Setup Idea Reduce Attack Surface: Eliminate Unneeded Network Protocols

Last updated
Jul 10, 2023
How it's used?
For home and private use
Operating system
Windows 11
On-device encryption
BitLocker Device Encryption for Windows
Log-in security
    • Hardware security key
    • Biometrics (Windows Hello PIN, TouchID, Face, Iris, Fingerprint)
    • Basic account password (insecure)
Security updates
Allow security updates and latest features
Update channels
Allow stable updates only
User Access Control
Always notify
Smart App Control
On
Network firewall
Enabled
Real-time security
n/a
Firewall security
Microsoft Defender Firewall
About custom security
n/a
Periodic malware scanners
n/a
Malware sample testing
I do not participate in malware testing
Environment for malware testing
n/a
Browser(s) and extensions
n/a
Secure DNS
9.9.9.9, 1.1.1.1
Desktop VPN
n/a
Password manager
n/a
File and Photo backup
n/a
System recovery
n/a
Risk factors
    • Browsing to popular websites
    • Browsing the dark web
    • Working from home
    • Making audio/video calls
    • Buying from online stores, entering banks card details
    • Logging into my bank account
    • Downloading software and files from reputable sites
    • Downloading software and files from unknown / untrusted / shady sites
    • Sharing and receiving files and torrents
    • Streaming audio/video content from trusted sites or paid subscriptions
    • Streaming audio/video content from shady sites
Computer specs
n/a
Recommended for
  1. All types of users

Victor M

Level 10
Thread author
Verified
Well-known
Oct 3, 2022
468
Network protocols are grammar rules for bits and bytes to communicate with their counter part programs on another PC. And each has weaknesses. So unless your environment requires that a protocol must be used, we will want to disable all except the bare essentials. More protocols mean a larger attack surface.

The only protocols you really need are IPv4 and IPv6. IPv6 is optional. Since the creation of NAT routers, companies and government can now place their machines in private ip ranges. (192.168.x.x, 172.16-32.x.x, 10.x.x.x), which are not internet routable. So IPv6 is still not very popular, so it is an optional protocol.

NetBIOS over TCP/IP is not required because NetBIOS is already active without this option. Disabling NetBIOS over TCP/IP will limit NetBIOS traffic to the local subnet.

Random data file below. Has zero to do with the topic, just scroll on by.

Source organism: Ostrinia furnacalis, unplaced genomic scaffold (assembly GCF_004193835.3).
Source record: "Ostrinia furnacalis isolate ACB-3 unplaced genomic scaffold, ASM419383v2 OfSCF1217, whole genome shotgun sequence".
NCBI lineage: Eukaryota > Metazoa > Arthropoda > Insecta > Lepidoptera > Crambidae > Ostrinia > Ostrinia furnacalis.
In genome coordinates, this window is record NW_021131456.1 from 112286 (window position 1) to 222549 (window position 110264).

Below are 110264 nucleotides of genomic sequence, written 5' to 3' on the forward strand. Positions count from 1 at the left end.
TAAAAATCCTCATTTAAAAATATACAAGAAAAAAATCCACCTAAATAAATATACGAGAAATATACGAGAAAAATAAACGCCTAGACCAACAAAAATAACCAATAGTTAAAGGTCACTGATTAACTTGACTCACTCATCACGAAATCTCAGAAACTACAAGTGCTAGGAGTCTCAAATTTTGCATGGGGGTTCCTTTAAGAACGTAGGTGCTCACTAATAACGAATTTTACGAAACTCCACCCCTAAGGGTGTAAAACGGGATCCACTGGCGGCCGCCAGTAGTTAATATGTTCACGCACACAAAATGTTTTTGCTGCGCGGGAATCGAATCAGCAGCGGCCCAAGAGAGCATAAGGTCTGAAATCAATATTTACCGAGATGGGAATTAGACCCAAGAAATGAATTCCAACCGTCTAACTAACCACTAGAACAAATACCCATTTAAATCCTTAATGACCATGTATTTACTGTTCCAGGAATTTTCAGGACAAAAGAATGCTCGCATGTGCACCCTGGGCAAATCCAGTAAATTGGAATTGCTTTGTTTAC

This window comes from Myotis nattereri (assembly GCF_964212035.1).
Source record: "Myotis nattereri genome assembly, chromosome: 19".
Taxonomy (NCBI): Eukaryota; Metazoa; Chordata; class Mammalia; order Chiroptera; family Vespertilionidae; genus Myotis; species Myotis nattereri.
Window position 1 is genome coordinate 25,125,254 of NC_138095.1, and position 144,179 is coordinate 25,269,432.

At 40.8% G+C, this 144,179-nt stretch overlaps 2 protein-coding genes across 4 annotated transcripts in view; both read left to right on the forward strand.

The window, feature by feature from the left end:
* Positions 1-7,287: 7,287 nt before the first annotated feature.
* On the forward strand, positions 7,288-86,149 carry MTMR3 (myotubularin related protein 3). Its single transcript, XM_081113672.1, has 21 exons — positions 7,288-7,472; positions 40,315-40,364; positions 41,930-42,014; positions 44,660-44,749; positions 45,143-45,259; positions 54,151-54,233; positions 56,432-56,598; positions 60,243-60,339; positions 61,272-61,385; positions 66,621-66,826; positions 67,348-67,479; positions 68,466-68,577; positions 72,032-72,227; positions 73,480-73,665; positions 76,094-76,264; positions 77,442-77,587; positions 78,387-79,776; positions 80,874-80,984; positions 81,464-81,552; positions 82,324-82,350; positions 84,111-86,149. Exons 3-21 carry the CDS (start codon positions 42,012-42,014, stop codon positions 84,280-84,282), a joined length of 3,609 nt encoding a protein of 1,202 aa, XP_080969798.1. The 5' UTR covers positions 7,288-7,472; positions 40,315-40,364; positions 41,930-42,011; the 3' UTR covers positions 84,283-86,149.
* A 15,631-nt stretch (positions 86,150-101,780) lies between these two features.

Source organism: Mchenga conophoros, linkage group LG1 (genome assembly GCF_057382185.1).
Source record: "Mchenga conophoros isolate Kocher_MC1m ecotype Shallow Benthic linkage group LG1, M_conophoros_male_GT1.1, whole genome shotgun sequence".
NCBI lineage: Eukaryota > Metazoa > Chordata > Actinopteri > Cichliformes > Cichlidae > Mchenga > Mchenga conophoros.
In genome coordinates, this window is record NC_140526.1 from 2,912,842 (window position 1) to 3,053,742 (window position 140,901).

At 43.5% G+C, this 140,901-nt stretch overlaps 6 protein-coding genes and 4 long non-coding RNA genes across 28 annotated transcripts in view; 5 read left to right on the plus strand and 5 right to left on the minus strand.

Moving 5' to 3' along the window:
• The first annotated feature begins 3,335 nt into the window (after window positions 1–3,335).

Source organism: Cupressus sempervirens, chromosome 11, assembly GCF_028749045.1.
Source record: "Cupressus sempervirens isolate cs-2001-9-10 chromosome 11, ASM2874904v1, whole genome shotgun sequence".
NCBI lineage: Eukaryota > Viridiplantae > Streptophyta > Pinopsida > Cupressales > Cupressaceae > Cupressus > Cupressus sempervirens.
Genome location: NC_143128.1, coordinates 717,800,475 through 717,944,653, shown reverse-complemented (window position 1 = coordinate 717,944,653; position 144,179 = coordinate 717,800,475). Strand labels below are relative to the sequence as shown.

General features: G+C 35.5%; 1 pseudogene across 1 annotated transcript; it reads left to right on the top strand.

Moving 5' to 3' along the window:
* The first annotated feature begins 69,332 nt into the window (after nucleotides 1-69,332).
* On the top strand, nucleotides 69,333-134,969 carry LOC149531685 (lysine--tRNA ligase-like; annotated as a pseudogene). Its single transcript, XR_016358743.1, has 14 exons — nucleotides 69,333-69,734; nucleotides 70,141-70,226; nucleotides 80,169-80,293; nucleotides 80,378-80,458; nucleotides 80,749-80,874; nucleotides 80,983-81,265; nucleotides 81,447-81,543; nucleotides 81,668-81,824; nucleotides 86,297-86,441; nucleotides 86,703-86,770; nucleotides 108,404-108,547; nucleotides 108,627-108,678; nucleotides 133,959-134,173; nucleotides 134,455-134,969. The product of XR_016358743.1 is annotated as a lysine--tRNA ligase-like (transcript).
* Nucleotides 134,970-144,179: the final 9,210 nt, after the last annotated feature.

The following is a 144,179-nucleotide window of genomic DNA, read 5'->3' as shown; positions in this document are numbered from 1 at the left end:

The Discovery protocols are used to provide a nice graphical map of your network. For home users, this is not needed, as there is only one router. You would only get to see a picture depicting your PCs connected to your router. For Domain users, this feature is automatically turned off once you join the domain.

File and Printer Sharing should only be enabled if you plan to share some of your folders on the network or if you want to share your locally connected printer over the network. If printer sharing is desired, it is better to get a printer that has networking built in, so that when attacked, they only gain access to a printer instead of your PC. Disable this feature unless absolutely required.

Client for MS Networks is the client part to File and Printer Sharing. And it also talks to Windows Servers. This is not needed if you don't map to folder shares on other PC's shared folder..

Go to Settings > Network & Internet > Advanced network settings > More network adapter options > Ethernet / Wifi setup both.

Uncheckmark the following:

Client for MS Networks
File and Printer Sharing for Microsoft Networks
QoS
Microsoft Network Adapter Multiplexor Protocol
Microsoft LLDP Protocol Driver
Link Layer Topology Discovery Mapper IO Driver
Link Layer Topology Discovery Responder
Internet protocol version 6 if your ISP doesn't support it

Select 'Internet Protocol version 4 (TCP IPv4), click Properties, click Advanced,

click 'DNS' tab, uncheckmark 'register this connections address in DNS'
click 'WINS' tab, select 'Disable NETBIOS over TCP/IP'
click 'WINS' tab, uncheck 'Enable LMHOSTS lookup'


There were several interim ipv4 to ipv6 tunneling technologies; 6to4, ISATAP, and DIrect Tunnel, but they have all been disabled now. These interim tunneling technologies are bad, in that they cannot be inspected by your hardware firewall.

Run 'Regedit',
Under the registry key HKLM\SYSTEM\CurrentControlSet\Services\tcpip6\Parameters
right click on the right pane, create an New entry of type DWORD(32bit) called DisabledComponents,
Then double click on it and enter one of the following:

FF to disable all IPv6 components, except the IPv6 loopback interface, which can't be deactivated.

0x01 to disable only IPv6 all tunnel interfaces. These include Intra-Site Automatic Tunnel Addressing Protocol (ISATAP), 6to4,and Teredo. If you have a IPv6 router, then you want to choose this one.

Note that the value "0" is the default setting.


=======================================================================================================
TLS 1.3, the new security protocol for HTTPS should be made the default.

Open RegEdit, go to HKEY_LOCAL_MACHINE\SYSTEM\CurrentControlSet\Control\SecurityProviders\SCHANNEL\Protocols\
Make a new key: "TLS 1.3"
Make a new item: "DisabledByDefault"=dword:00000000
Make a new item: "Enabled"=dword:00000001

=======================================================================================================

Disable IGMP

I have never seen this protocol used. When something is unused, it should be disabled.

Right click Start and select Terminal as Admin, and paste in this command:
Netsh interface ipv4 set global mldlevel=none

========================================================================================================